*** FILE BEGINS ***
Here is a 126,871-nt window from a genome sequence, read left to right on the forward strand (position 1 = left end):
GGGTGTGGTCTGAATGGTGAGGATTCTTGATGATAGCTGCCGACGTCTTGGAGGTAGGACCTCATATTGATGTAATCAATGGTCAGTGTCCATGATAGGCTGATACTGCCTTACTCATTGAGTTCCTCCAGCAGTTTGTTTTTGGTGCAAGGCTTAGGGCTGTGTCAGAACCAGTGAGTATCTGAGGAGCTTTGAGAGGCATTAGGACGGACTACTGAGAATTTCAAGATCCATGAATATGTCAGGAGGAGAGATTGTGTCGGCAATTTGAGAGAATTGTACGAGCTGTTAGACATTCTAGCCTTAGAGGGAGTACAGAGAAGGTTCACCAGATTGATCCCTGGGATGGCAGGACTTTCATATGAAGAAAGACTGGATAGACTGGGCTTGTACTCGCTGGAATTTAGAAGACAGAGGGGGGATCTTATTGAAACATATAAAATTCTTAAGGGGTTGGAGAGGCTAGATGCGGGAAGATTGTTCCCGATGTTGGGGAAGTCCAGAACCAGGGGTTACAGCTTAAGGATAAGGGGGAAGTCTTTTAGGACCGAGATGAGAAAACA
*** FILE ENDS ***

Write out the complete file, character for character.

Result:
Here is a 126,871-nt window from a genome sequence, read left to right on the forward strand (position 1 = left end):
GGGTGTGGTCTGAATGGTGAGGATTCTTGATGATAGCTGCCGACGTCTTGGAGGTAGGACCTCATATTGATGTAATCAATGGTCAGTGTCCATGATAGGCTGATACTGCCTTACTCATTGAGTTCCTCCAGCAGTTTGTTTTTGGTGCAAGGCTTAGGGCTGTGTCAGAACCAGTGAGTATCTGAGGAGCTTTGAGAGGCATTAGGACGGACTACTGAGAATTTCAAGATCCATGAATATGTCAGGAGGAGAGATTGTGTCGGCAATTTGAGAGAATTGTACGAGCTGTTAGACATTCTAGCCTTAGAGGGAGTACAGAGAAGGTTCACCAGATTGATCCCTGGGATGGCAGGACTTTCATATGAAGAAAGACTGGATAGACTGGGCTTGTACTCGCTGGAATTTAGAAGACAGAGGGGGGATCTTATTGAAACATATAAAATTCTTAAGGGGTTGGAGAGGCTAGATGCGGGAAGATTGTTCCCGATGTTGGGGAAGTCCAGAACCAGGGGTTACAGCTTAAGGATAAGGGGGAAGTCTTTTAGGACCGAGATGAGAAAACA